10 Surprising Facts About Sleep
By Red Pill Theorist
The unsung hero of male self-improvement is sleep. A lack of sleep, or “sleep debt,” will retard your progress in weightlifting, womanizing, and just about any other worthwhile pursuit you could care to name.
The authors of Sugar, Sleep and Survival, a popular treatment of the latest sleep research: “Not enough sleep makes you fat, hungry, impotent, hypertensive, and cancerous, with a bad heart.”
Well then. In the interest of avoiding this parade of horribles, here are ten more facts you didn’t know about sleep. Many of these are culled from Sugar, Sleep and Survival (an excellent read.) The rest are from various scientific studies.
1. Night owls are less healthy
People who stay up late and sleep late, even if they get adequate sleep, exhibit a marked increase in psychopathology, i.e. mental disorders. Early birds, or morning types, also tend to have healthier lifestyles.
2. Night owls are smarter
Friend of the manosphere Satoshi Kanazawa examined ethnographies of hunter-gatherer groups, and found that nocturnal activities were relatively rare in these societies. Since smart people are more likely to behave evolutionary novel ways, he theorized that higher IQ individuals were more likely to be night owls. A longitudinal study of American adolescents proved him right.
3. Peak performance comes two hours after waking
A cross-cultural study of 2.4 million (!) users of social media showed that people post the most positive messages on twitter around two hours after waking. Since a positive mood is important for “physical and emotional well-being, working memory, creativity, decision-making, and immune response” it’s probably best to schedule difficult tasks around this time.
4. Night owls are more politically radical
This one made me laugh. A 1988 study of 200 paid volunteers showed that political radicalism and anxiety were both positively correlated with staying up late. The general habit of 2am manosphere blog posts is now totally understandable.
5. You probably need more sleep than you thought
Long days signal to your body that it’s late summertime. In the late summer, mammals begin to store fat for the winter. Humans “develop diabetes, heart disease, cancer, and severe depression on anything less than 9.5 hours of sleep a night for at least seven months out of the year.” Yes, you read that right. Nine and a half folks.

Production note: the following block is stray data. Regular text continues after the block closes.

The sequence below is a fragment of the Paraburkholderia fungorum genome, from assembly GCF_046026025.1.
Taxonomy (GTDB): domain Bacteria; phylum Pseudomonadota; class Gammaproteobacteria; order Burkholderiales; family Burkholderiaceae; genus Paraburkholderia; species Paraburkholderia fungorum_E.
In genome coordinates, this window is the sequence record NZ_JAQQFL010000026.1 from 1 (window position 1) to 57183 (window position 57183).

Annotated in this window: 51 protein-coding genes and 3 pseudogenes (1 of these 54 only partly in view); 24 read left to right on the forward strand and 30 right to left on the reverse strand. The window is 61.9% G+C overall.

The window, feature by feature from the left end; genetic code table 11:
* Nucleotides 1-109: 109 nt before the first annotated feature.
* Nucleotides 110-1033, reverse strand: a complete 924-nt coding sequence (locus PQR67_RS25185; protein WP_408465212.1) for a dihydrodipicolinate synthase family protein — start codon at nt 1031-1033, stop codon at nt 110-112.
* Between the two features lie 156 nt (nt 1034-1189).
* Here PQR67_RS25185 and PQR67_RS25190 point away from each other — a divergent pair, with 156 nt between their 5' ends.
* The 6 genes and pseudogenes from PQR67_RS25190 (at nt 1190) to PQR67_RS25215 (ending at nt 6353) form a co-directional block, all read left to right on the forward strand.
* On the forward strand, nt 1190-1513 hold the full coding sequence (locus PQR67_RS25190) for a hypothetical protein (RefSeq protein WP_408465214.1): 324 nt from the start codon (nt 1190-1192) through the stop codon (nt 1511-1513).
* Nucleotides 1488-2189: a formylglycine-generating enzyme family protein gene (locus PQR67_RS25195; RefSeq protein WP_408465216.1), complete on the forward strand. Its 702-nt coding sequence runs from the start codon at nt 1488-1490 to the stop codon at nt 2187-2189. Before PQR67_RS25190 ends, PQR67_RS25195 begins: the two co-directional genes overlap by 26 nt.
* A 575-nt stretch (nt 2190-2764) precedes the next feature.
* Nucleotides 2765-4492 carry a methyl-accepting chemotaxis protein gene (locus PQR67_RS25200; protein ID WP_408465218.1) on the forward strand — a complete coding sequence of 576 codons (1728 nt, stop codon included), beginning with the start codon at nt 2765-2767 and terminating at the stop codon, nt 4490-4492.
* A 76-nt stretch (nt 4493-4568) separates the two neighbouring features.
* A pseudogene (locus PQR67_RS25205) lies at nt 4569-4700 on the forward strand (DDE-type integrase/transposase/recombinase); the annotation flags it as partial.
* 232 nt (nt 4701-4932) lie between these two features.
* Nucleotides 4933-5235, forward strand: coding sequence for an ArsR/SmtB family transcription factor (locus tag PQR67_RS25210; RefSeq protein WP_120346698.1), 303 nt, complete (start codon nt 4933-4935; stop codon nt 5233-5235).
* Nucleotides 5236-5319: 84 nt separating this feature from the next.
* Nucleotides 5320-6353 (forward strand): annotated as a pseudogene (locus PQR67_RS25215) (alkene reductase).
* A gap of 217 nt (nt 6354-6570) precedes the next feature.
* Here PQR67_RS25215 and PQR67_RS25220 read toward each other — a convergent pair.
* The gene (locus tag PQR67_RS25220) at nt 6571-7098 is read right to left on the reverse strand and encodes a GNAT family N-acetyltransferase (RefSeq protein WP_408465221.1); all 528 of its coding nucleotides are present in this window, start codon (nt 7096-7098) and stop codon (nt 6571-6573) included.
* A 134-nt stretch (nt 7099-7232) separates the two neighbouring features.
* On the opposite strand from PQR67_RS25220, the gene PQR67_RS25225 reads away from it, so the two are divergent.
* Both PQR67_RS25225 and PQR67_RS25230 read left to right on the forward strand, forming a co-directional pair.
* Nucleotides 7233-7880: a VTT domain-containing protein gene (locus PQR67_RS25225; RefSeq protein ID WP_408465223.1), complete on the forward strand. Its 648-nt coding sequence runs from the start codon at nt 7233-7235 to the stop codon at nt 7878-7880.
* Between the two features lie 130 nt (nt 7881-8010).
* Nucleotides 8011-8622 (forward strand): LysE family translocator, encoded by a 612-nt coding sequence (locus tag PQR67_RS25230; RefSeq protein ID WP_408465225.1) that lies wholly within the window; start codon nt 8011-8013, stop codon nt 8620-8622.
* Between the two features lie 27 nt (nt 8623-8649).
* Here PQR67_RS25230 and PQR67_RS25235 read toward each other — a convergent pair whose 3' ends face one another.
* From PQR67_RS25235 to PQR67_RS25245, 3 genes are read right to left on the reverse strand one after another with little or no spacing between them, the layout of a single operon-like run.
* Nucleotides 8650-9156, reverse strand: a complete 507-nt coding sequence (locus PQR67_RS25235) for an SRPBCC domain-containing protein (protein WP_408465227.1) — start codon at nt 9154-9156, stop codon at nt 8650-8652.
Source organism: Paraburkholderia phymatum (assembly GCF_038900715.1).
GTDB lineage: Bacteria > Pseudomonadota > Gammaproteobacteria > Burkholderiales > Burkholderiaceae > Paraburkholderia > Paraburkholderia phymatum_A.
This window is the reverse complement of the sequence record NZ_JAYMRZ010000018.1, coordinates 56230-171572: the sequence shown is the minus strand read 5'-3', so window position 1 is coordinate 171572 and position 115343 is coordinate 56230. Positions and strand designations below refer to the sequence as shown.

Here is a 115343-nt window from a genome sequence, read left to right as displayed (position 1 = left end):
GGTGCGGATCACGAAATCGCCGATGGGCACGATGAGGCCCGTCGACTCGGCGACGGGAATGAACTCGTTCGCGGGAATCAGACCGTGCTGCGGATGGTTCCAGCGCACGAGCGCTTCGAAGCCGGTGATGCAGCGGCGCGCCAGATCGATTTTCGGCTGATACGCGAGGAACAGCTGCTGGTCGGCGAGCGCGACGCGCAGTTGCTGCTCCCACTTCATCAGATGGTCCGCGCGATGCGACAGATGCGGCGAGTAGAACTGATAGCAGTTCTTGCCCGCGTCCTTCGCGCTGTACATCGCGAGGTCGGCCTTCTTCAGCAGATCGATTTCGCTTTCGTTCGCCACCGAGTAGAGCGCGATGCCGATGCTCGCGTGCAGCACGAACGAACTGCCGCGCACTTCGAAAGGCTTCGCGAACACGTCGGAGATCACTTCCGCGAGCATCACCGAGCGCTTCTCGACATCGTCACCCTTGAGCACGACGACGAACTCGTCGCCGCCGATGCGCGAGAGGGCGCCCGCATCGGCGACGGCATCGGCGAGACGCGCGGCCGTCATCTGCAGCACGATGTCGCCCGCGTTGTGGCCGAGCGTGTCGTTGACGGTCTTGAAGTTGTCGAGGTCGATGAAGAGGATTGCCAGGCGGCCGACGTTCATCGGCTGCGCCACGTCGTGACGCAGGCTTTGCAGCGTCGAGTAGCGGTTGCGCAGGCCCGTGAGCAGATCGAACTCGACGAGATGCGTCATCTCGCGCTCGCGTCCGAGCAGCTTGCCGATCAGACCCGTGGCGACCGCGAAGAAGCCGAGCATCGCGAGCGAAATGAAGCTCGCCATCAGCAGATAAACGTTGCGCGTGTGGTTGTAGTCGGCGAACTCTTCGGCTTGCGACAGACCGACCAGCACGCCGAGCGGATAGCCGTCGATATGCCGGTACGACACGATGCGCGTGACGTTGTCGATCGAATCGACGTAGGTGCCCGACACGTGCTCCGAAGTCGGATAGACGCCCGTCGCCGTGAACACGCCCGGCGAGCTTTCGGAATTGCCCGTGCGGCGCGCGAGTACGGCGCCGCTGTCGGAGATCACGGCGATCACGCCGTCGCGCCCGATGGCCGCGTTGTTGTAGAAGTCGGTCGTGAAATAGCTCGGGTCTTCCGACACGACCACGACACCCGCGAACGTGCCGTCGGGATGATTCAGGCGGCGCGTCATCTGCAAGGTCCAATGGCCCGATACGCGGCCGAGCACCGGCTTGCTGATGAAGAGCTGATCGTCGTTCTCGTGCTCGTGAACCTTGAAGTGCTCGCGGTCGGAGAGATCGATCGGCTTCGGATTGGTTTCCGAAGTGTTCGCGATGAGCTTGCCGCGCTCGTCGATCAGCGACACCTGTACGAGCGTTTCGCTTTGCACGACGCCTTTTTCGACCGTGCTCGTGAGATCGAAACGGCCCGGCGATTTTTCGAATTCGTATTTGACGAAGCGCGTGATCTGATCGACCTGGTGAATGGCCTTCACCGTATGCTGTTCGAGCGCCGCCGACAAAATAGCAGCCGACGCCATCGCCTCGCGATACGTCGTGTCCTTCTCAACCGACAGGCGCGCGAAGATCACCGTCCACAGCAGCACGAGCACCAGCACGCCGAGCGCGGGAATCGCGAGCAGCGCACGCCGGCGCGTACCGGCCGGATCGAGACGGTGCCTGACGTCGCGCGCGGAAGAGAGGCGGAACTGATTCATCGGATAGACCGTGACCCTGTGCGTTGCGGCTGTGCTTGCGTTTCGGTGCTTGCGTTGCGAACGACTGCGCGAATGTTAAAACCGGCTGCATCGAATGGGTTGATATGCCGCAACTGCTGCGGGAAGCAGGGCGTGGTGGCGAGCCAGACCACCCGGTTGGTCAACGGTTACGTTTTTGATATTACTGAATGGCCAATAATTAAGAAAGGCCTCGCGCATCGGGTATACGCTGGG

6. Sleep deprivation makes you crave carbohydrates
If you’ve tried any of the diet recommendations promulgated by ROK and other sites, you know how bad the carbohydrate cravings are in week two of paleo. Sleep will help you through to the week three promised land.
7. Computer screens are the enemy of sleep
When it’s time to sleep, your body produces a hormone called melatonin. While all forms of artificial light damage melatonin production, the blue light of your computer screen or plasma television has a particularly large negative impact. Staying off the web in the hours before bed is a smart move.
8. Showering before bed helps you fall asleep
When you sleep, blood flows from the abdomen into your extremities, bringing down your overall body temperature. The water evaporating from your skin after a shower mimics this effect, leading to drowsiness. You can also mimic the heat flow to your extremities by placing a hot water bottle at your feet.
9. Cooler ambient air temperature makes falling asleep easier
The same mechanism in fact number eight is at work here.
10. Sleep makes you more attractive
Sleep debt causes your cortisol levels to rise. Cortisol levels are a primary determinant in male facial symmetry and oxidative stress, both of which are profoundly correlated with perceived attractiveness.
Myths and Facts about Sleep
Myth 1: Getting just one hour less sleep per night won’t affect your daytime functioning. You may not be noticeably sleepy during the day, but losing even one hour of sleep can affect your ability to think properly and respond quickly. It also compromises your cardiovascular health, energy balance, and ability to fight infections.
Myth 2: Your body adjusts quickly to different sleep schedules. Most people can reset their biological clock, but only by appropriately timed cues—and even then, by one–two hours per day at best. Consequently, it can take more than a week to adjust after traveling across several time zones or switching to the night shift.
Myth 3: Extra sleep at night can cure you of problems with excessive daytime fatigue. The quantity of sleep you get is important, sure, but it's the quality of your sleep that you really have to pay attention to. Some people sleep eight or nine hours a night but don’t feel well rested when they wake up because the quality of their sleep is poor.
Myth 4: You can make up for lost sleep during the week by sleeping more on the weekends. Although this sleeping pattern will help relieve part of a sleep debt, it will not completely make up for the lack of sleep. Furthermore, sleeping later on the weekends can affect your sleep-wake cycle so that it is much harder to go to sleep at the right time on Sunday nights and get up early on Monday mornings.
Adapted from: Your Guide to Healthy Sleep (PDF) The National Institutes of Health